Friday, December 2, 2016
Hanley Ramirez announced that he will be representing the island nation in the moronic World Baseball Classic. So, we can look forward to another key Red Sox player risking serious injury in meaningless non-team exhibition games during Spring Training. In other news, Hanley said he doesn't care whether he plays first base next season or is the Boston DH. Said Hanley, "I’m not the type of player or person that say I want to do this, I want to do that. I’m just going to to into spring training and do whatever they ask me to do." So, Red Sox, why not ask him not to play in the WBC?
Manny Ramirez—yes, that 44-year old guy who used to wear Carmine Hose—is negotiating a deal to play for the Kochi Fighting Dogs. The 'Dogs' are a team in the independent Shikoku Island League. Another former major leaguer who also played in this relatively obscure league was Julio Franco—who, by the way, is a spry 58-years-old as we write this. This is not Manny's first foray into Asian baseball—he suited up for the EDA Rhinos in the Chinese Professional Baseball League (Taiwan) in 2013. Hopefully, there is a convenient rest room area out in left field at the Fighting Dog stadium.
Thursday, December 1, 2016
the city has been named as the number two sports city in America. And, yes, your suspicion about who holds down the number one spot is correct—Baghdad-On-The-Hudson. The ranking comes from some outfit called "WalletHub"—supposedly using five key "metrics" to gauge who placed where on the list. Filling out the Top Ten cities were: 3.) Pittsburgh, 4.) Los Angeles, 5.) Chicago, 6.) Philadelphia, 7.) Washington, DC, 8.) Detroit, 9.) St. Louis and 10.) Denver. To give you an idea of the validity of this process, a separate ranking places Boston as fifth best for baseball fans—with Atlanta ranking ahead of us. You mean the city that barely drew 2,000,000 fans to watch the Braves last year—making them 12th out of 15 National League teams in attendance. Seriously?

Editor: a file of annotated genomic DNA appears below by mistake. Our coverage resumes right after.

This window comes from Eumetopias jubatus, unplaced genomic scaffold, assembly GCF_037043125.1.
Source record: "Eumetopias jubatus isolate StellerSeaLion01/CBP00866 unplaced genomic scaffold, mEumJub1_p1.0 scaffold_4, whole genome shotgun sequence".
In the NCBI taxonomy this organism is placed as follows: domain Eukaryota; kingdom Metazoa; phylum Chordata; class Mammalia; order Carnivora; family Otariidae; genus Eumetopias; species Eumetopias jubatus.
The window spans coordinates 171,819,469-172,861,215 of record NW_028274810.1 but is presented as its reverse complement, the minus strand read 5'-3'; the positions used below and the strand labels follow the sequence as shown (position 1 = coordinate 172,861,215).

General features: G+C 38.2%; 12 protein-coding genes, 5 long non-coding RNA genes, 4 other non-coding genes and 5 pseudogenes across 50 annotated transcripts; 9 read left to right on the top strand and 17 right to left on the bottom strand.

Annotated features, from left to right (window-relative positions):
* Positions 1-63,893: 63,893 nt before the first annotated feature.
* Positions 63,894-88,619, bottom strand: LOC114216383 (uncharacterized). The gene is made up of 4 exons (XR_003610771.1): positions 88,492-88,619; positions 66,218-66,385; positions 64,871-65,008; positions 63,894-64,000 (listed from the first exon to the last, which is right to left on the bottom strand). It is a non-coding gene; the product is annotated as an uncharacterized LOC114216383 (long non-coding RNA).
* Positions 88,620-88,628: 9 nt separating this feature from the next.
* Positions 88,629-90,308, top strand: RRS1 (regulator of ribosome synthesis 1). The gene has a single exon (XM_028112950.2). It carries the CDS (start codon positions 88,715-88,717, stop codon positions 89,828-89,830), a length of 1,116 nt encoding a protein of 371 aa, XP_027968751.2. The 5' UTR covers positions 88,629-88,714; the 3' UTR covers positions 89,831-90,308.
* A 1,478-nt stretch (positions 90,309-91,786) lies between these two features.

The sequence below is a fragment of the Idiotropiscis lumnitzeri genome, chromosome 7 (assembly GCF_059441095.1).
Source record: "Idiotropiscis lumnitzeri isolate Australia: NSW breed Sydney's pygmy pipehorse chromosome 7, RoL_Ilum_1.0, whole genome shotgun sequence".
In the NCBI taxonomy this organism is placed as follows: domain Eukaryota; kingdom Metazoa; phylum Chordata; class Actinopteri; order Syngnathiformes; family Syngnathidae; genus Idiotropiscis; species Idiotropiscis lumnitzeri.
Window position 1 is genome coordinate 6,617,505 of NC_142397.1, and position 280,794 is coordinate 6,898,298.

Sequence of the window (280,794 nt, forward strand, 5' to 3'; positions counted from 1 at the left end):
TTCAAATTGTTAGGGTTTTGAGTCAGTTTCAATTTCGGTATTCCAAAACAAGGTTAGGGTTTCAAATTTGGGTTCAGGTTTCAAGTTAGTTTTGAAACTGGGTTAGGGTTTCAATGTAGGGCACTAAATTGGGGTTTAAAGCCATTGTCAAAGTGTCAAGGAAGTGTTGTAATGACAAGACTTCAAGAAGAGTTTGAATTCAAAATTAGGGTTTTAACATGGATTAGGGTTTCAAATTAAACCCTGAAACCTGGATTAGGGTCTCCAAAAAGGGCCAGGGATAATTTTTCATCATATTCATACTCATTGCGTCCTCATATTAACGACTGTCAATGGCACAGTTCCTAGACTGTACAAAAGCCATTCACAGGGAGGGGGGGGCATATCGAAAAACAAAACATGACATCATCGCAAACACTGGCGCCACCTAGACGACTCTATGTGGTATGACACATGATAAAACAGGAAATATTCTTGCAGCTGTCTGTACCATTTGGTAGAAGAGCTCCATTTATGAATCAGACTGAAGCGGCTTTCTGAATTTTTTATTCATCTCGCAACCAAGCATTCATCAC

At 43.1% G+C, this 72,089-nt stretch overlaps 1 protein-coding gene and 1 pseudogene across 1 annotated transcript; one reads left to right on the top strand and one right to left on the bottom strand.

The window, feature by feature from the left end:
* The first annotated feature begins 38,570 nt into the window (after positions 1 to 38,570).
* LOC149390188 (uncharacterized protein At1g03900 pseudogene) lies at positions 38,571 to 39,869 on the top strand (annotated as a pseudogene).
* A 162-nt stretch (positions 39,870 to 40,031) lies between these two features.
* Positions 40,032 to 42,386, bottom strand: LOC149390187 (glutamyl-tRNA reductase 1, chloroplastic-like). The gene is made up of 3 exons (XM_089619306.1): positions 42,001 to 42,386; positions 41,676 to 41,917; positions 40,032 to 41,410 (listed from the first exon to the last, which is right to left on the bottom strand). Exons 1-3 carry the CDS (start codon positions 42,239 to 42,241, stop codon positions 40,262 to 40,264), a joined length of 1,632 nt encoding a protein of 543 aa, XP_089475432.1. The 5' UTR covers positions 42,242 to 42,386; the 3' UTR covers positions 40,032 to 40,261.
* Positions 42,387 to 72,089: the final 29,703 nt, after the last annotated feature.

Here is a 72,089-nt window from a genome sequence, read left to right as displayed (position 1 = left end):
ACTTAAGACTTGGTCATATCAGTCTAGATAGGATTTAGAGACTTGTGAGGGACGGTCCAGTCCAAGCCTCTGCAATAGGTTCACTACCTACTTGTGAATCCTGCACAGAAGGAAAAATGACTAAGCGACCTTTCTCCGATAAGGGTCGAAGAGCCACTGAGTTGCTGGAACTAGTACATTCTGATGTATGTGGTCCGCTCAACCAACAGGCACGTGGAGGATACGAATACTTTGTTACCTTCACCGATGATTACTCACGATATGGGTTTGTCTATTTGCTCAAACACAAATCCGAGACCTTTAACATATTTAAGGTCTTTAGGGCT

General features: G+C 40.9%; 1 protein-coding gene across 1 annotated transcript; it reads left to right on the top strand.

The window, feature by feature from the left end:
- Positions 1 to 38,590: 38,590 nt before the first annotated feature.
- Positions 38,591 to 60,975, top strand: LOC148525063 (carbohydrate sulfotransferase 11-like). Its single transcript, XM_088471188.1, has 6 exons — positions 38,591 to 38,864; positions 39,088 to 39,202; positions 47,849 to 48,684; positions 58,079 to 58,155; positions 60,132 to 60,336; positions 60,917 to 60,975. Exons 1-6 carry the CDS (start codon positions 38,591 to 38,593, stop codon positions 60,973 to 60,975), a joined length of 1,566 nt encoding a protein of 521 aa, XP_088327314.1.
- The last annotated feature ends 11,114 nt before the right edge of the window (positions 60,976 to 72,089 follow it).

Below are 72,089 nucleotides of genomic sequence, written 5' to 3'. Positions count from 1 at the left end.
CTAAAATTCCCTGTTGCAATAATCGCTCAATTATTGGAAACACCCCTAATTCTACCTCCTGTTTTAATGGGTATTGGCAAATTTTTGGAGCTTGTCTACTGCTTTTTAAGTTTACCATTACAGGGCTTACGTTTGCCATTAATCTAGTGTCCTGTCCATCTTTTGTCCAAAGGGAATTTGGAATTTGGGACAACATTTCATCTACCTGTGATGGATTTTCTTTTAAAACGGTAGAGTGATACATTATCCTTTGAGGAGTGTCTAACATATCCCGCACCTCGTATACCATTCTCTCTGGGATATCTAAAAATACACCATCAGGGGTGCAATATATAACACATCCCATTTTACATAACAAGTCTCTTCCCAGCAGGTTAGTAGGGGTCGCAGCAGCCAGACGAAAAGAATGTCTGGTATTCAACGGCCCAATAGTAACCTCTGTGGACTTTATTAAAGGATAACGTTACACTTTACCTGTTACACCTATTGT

$14.99 each. Each month features a new, exclusive photo of Fenway Park—an image you can't get anywhere else. Plus, if we get enough orders, we won't have to bother you again with another over-the-top, shameless display of begging. You can order the calendar (and get a free preview of each month's photo) HERE.
to end the silly World Series home-field advantage formula—tied to the outcome of the annual All-Star Game. For one thing, it turned what should be a fun exhibition into a winner-take-all proposition on a one-game sample size. Silly. Plus, we already have a big sample size to work with in the daily Interleague play. Just total up all those games and whichever league has the most victories gets home field in The Fall Classic. The new Collective Bargaining Agreement gives a less elegant solution—but we'll take it! From now on, whichever pennant winner has the better regular-season record gets home field. Much better.
Wednesday, November 30, 2016
HERE. Please, don't tell them we sent you.